Flexible terms include statements, such as reasonable, meaning that the power of attorney agent is eligible to be paid and this is in distinction to a specified hourly rate form of compensation. Far too many people ask the question of whether or not a power of attorney agent can get paid after the fact. After the power of attorney document has been signed, this is the first source of evidence to identify whether or not the power of attorney principal created a strategy.

An agent is not entitled to a fee without the appropriate court’s approval if the principal has not specifically stated compensation for a power of attorney agent. Courts are eligible to use their discretion to award a reasonable compensation but they are not required to do so. Schedule a consultation with an experienced New Jersey estate planning lawyer to learn more about how this could affect you.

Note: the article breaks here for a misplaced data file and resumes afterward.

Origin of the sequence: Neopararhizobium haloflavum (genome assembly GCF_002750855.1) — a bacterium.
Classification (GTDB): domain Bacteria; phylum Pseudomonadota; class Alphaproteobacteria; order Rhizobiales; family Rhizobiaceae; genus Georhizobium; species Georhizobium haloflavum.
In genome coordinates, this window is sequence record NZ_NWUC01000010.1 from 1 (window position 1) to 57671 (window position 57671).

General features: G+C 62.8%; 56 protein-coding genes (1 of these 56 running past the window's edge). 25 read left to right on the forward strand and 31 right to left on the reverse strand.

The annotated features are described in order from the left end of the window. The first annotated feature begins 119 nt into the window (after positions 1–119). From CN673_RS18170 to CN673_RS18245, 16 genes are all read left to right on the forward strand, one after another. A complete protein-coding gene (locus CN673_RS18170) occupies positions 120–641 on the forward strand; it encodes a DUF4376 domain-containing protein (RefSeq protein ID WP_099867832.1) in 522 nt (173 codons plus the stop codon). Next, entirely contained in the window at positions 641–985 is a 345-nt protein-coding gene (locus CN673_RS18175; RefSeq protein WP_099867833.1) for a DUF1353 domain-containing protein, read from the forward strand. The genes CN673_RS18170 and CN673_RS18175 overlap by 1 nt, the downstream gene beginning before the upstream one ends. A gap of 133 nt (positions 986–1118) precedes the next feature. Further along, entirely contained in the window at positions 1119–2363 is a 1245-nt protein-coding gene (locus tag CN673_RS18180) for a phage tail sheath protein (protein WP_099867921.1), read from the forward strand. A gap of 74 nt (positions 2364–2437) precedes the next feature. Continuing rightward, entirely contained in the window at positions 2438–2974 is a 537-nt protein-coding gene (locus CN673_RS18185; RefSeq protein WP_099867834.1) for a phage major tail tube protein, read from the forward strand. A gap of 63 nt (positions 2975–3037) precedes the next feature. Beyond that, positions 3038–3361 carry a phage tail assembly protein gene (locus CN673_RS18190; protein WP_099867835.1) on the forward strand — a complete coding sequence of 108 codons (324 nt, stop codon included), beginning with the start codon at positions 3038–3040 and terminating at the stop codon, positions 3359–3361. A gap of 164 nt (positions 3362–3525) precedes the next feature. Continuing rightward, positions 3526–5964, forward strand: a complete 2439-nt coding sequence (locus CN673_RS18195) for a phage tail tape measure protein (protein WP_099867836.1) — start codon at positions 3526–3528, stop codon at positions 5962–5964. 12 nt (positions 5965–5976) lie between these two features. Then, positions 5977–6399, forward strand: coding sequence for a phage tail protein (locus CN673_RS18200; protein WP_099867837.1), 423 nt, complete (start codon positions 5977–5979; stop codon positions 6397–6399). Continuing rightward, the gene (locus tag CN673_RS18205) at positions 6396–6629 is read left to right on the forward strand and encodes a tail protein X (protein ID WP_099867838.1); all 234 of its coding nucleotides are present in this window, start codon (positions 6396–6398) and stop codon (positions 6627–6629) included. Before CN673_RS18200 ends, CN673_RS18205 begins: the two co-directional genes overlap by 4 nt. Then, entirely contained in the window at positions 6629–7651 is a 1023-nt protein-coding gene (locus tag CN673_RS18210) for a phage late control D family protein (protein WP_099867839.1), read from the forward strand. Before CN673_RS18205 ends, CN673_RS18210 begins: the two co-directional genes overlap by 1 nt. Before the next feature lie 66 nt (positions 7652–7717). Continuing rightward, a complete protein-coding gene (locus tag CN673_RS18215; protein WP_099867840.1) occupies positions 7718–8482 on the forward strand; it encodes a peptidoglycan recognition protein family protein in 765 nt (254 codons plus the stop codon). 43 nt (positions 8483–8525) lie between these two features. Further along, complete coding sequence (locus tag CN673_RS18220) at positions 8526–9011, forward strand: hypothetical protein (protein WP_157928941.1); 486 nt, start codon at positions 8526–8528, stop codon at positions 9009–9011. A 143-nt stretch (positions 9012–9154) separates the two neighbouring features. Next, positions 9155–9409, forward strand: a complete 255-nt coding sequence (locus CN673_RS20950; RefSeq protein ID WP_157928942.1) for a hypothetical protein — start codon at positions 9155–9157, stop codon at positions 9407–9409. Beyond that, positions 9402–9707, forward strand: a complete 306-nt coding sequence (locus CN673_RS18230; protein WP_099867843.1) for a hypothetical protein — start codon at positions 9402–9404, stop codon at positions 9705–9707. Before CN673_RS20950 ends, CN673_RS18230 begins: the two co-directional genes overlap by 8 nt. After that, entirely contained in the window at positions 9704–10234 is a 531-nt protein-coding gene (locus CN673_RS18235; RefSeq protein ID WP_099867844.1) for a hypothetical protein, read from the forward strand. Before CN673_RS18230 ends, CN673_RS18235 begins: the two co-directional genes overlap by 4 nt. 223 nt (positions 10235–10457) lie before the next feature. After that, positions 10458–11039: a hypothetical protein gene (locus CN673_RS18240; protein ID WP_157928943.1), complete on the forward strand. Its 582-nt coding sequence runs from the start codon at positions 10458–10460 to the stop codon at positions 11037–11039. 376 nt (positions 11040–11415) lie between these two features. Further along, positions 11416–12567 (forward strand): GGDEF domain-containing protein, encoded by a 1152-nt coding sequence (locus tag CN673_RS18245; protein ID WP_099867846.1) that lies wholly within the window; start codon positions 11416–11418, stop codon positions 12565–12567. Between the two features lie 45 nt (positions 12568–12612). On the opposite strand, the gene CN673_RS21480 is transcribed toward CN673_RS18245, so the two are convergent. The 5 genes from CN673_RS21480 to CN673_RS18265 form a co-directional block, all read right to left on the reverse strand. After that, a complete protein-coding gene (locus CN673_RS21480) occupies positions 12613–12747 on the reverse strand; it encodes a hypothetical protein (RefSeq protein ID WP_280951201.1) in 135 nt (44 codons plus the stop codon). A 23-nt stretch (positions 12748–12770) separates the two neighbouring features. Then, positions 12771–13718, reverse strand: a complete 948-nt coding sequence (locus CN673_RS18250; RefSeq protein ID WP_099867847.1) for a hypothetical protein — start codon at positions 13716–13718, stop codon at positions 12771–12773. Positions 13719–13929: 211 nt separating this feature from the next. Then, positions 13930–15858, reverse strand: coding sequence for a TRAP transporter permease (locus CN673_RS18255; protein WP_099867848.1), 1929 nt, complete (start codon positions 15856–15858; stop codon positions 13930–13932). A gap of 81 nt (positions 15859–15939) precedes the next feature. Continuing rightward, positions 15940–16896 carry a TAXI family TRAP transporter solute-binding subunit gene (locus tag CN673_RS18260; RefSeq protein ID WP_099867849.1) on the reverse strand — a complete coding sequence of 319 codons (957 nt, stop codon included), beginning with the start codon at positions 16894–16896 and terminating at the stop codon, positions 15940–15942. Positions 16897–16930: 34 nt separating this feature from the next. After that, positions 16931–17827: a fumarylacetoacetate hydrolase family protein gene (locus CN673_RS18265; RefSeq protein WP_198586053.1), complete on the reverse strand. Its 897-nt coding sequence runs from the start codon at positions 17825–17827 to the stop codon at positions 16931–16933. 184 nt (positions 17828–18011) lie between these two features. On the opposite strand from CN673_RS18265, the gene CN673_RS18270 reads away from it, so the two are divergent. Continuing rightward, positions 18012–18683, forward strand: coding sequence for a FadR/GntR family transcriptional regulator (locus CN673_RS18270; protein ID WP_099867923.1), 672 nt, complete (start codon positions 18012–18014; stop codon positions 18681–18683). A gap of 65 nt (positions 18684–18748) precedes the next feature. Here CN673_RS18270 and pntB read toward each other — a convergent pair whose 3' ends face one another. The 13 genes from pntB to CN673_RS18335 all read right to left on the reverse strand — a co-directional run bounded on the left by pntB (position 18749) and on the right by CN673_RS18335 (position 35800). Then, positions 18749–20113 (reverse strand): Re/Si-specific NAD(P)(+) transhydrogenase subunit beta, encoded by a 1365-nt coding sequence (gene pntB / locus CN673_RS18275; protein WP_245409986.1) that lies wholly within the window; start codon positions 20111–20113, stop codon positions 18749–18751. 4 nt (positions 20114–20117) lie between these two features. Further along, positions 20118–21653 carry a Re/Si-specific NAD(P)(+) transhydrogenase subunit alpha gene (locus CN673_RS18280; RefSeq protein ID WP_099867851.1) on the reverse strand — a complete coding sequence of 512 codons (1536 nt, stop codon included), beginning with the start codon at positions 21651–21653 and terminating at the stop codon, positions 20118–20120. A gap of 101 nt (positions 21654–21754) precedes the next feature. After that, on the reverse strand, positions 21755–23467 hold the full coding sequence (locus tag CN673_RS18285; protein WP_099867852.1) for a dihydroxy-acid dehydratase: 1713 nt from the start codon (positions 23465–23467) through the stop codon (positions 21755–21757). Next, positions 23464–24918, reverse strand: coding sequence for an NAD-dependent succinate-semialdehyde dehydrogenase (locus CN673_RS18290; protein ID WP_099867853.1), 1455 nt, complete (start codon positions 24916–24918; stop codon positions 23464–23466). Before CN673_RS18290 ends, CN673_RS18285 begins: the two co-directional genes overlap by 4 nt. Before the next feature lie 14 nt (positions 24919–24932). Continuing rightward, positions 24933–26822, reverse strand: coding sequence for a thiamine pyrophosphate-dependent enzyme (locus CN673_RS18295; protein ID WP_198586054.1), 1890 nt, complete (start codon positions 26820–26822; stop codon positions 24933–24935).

What Is Proving a Will?

There are many different terms you may hear in connection with the estate planning process and one of these is proving a will. This means that a witness to the will itself gives testimony to a state government official that they indeed did see the signing of the will. This might be done with the clerk of the probate court, the clerk of the surrogate’s court or the register of wills.

It can be difficult to locate witnesses if the original will was signed many years ago. This is because that person may no longer be able to give testimony, might have moved away or be deceased. The will can be accepted without being proved in some states if all interested heirs and parties give consent. If the witnesses are not available in other states, the will can be proved by the testimony of two persons who did not witness the will signing directly but can identify the decedent’s signature. These people are known as non-subscribing witnesses.

When thinking about getting witnesses to see the signing of your will, make sure you think carefully about people who will be relatively easy to locate in the event that something happens to you sooner rather than later. For more information about creating your own estate plan, schedule a consultation with an estate planning lawyer today.